“It would really be the worst possible time for us to try to put more people out there and endanger them,” Maryland Gov. Larry Hogan, chairman of the National Governors Association, said Thursday on NBC’s “Today” show about the prospect of lifting restrictions now.
Hogan has not yet set a date for what he called a “recovery phase” for his state, and said it won’t be possible to do so until four “building blocks” are in place: expanding testing capabilities, increasing hospital surge capacity, bolstering the supply of personal protective equipment and establishing a comprehensive contact tracing operation.
“Everybody wants to get our economy back and get people back to work and get our small businesses open,” he said. “But we also want to make sure we do it in a safe way and we’re not just ramping things back up and endangering the lives of thousands of people.”
New Jersey’s Phil Murphy on Wednesday described a scenario of restaurants operating at 50 percent capacity, with tables spaced apart from one another, staffed by waiters wearing masks and gloves.
California Gov. Gavin Newsom sees the possibility of staggering school schedules to avoid grouping too many students into a room at once, while restaurants and other businesses could check customers’ temperatures at the door. Large gatherings for sports events or concerns will have to wait until next year, or whenever a vaccine is available, he said.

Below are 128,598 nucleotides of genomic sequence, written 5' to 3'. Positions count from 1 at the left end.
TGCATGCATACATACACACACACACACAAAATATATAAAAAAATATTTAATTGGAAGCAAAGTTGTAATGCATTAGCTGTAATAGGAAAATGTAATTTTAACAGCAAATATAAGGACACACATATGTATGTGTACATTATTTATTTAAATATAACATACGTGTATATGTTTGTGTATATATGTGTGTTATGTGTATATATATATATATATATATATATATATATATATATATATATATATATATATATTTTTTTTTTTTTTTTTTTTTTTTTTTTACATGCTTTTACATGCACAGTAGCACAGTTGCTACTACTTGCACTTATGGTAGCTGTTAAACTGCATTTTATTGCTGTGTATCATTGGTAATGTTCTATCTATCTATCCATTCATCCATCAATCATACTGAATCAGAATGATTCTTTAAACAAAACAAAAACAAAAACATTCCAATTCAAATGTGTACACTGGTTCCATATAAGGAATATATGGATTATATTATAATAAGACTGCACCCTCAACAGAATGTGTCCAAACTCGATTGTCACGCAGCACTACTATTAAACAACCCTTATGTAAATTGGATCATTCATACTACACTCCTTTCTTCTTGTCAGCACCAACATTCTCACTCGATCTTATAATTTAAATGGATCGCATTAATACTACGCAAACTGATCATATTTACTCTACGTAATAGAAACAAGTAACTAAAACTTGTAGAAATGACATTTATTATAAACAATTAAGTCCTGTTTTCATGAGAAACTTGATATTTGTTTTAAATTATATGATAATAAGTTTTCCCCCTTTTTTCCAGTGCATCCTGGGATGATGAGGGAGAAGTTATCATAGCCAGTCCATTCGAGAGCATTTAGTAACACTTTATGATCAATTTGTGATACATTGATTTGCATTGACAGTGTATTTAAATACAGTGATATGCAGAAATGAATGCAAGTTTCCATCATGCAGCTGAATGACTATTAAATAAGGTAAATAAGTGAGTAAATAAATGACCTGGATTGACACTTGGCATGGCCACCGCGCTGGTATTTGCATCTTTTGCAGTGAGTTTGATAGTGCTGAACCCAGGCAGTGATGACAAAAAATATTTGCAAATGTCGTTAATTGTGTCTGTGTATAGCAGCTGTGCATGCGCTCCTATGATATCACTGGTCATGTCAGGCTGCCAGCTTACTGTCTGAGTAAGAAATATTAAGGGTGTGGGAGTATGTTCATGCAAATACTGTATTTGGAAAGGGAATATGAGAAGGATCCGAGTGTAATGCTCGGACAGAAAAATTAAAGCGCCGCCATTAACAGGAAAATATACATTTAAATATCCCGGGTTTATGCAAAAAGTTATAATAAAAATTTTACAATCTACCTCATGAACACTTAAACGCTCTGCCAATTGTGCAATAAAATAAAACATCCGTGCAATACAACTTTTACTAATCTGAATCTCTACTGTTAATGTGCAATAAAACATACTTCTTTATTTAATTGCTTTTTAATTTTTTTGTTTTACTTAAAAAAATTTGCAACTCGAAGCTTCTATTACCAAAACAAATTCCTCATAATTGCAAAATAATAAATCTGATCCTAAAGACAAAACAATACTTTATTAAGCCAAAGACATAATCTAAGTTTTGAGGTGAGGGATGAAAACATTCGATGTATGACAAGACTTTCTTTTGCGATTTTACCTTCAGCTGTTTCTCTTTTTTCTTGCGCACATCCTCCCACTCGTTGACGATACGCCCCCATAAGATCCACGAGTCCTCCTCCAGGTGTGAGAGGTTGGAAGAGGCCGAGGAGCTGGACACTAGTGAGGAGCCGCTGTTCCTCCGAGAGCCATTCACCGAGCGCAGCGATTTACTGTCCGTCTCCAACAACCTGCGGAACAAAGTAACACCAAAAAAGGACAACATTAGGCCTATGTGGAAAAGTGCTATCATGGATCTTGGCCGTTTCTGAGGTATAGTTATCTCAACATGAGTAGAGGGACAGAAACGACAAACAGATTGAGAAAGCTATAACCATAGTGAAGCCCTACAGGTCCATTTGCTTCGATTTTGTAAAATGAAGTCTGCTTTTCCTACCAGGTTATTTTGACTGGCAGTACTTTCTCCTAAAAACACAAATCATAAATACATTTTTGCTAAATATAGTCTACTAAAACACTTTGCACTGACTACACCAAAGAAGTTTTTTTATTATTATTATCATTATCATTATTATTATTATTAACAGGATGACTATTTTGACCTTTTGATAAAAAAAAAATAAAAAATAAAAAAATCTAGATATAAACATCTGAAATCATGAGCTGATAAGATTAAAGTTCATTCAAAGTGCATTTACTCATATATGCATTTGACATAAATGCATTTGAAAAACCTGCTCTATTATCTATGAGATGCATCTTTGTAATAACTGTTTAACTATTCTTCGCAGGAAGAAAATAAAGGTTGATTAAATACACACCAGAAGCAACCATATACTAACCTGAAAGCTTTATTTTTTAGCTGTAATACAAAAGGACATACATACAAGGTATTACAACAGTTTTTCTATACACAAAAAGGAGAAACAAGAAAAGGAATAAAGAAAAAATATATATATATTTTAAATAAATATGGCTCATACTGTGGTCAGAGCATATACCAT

New York Gov. Andrew Cuomo announced Thursday that he’s extending his shutdown order limiting in-person work to essential businesses until May 15, adding that his administration needs to see the infection rate continue to drop before strict social distancing measures can be lifted.
Cuomo said the state’s workforce would be phased back in the same manner New York shut down, scaling up by 25 percent, then 50 percent and continuing with “more essential” businesses with lower risks of infection opening sooner.
“You stopped everything. How do you now restart that machine in a coordinated way that doesn’t drive up the infection rate?” he asked. “Are there certain businesses that are inherently safer or can be safer? These are all questions that we have to work through on a case by case basis but there is a matrix and the matrix is how important is the business to society, how essential a service and how risky is that business from a rate of infection.”